Kermit the Frog Look-Alike Discovered in Costa Rica

costa rican frog
Hyalinobatrachium dianae is a new species of glass frog. (Image credit: Brian Kubicki, Costa Rican Amphibian Research Center)

Already dubbed a real-life Kermit, a new species of frog has been identified in the rainforests of Costa Rica.

The inch-long creature, scientifically named Hyalinobatrachium dianae, joins Costa Rica's 13 other glass frogs, named for their translucent bodies through which you can view their organs. (Not all glass frogs, however, sport such translucent undersides.) Despite its bright-green skin and bulging white eyes, H. dianae had evaded biologists until a few specimens were collected by scientists with the Costa Rican Amphibian Research Center.

One of the characteristics that sets the new species apart from other glass frogs is the advertisement call males use to attract females. The researchers recorded this frog call in the field and found that it consists of "a single tonal long metallic whistle-like note," according to a description of the new species published earlier this year in the journal Zootaxa.

Study leader Brian Kubicki told CBS News that this frog "sounds more like an insect than most other frogs," which might be why it went unnoticed for so long. [Glass Frogs and More: See Amazing Photos of Frogs]

DNA tests also proved the frog species was separate from its closest cousin, Hyalinobatrachium chirripoi, the researchers wrote.

This glass frog (Hyalinobatrachium dianae) has a transparent tummy. (Image credit: Brian Kubicki, Costa Rican Amphibian Research Center)

The scientists picked the species name dianae as an ode to Janet Diana Kubicki, the mother of study leader Kubicki, and as an allusion to Diana, the mountain-loving Roman goddess of the hunt and wild animals.

Only six specimens were collected from sites in Costa Rica's Caribbean foothills, at elevations between 1,300 and 2,950 feet (400 and 900 meters) above sea level. Kubicki and his colleagues wrote that the frog's habitat lies mostly in protected conservation areas with few roads, so it's unlikely that human development will pose a major threat to the species in the future. But frogs around the world have been hit by climate change and infectious disease, and it's unclear how these threats could affect H. dianae, the authors wrote.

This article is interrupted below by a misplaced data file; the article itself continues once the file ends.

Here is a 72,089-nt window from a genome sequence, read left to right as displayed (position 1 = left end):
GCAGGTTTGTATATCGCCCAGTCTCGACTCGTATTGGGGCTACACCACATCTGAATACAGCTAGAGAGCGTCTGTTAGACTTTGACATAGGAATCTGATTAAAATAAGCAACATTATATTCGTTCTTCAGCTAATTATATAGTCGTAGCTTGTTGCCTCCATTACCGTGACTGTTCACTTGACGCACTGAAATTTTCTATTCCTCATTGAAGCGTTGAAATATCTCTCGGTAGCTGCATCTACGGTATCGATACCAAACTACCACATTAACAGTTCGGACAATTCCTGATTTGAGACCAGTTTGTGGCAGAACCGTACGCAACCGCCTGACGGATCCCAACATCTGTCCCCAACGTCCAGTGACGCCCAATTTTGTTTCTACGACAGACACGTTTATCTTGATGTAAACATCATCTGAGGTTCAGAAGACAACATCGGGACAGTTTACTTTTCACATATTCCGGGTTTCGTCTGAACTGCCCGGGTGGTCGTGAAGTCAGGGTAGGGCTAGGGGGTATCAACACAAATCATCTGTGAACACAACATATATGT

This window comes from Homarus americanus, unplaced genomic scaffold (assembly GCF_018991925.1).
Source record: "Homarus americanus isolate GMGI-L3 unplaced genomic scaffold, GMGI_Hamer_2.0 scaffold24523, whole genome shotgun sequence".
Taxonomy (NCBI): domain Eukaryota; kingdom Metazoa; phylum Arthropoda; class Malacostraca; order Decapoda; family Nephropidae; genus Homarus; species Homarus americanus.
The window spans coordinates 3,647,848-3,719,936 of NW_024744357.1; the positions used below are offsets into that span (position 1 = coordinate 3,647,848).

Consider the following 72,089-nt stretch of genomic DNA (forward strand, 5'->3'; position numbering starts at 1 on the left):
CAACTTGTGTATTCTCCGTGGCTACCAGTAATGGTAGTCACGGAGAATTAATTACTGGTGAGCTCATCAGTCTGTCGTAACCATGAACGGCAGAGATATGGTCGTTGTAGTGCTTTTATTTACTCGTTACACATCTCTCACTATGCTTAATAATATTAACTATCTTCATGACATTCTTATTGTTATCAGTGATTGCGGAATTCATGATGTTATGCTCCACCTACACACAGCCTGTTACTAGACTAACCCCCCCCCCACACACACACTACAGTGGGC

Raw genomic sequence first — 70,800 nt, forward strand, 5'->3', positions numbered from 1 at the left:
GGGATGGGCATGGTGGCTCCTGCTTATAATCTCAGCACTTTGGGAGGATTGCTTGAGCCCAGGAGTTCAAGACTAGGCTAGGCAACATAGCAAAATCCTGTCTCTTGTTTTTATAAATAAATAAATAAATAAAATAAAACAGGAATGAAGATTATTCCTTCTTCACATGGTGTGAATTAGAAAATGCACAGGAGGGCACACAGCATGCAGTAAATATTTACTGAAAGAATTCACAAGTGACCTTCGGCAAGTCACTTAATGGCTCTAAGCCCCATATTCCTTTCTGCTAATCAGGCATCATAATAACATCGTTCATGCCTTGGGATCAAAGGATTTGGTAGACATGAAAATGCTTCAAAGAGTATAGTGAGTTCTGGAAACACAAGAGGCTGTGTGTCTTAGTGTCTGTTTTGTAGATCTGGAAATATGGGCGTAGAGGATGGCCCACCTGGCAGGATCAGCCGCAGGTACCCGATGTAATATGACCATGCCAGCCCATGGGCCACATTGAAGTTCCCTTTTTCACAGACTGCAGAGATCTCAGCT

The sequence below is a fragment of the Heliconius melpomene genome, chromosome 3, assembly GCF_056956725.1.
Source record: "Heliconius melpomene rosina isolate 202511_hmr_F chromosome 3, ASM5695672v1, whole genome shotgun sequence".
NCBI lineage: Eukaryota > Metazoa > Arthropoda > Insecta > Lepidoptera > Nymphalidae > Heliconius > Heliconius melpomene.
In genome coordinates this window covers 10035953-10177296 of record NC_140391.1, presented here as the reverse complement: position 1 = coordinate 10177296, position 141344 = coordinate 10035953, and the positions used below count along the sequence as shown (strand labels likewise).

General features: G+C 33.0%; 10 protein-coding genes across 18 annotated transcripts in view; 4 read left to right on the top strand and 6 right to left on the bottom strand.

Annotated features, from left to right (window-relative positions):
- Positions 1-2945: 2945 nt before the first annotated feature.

H. dianae has made headlines for its resemblance to Kermit the Frog, which Kubicki doesn't mind. 

"Prior to the media making the link between Hyalinobatrachium dianae and Kermit the frog I had no thought about the resemblance, but I can see where they came up with this idea that has created such a sensation with this newly described species," Kubicki told Live Science. "I am glad that this species has ended up getting so much international attention, and in doing so it is highlighting the amazing amphibians that are native to Costa Rica and the need to continue exploring and studying the country's amazing tropical forests."

Editor's Note: This article was updated to include comments from the lead researcher.

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Megan Gannon
Live Science Contributor
Megan has been writing for Live Science and since 2012. Her interests range from archaeology to space exploration, and she has a bachelor's degree in English and art history from New York University. Megan spent two years as a reporter on the national desk at NewsCore. She has watched dinosaur auctions, witnessed rocket launches, licked ancient pottery sherds in Cyprus and flown in zero gravity. Follow her on Twitter and Google+.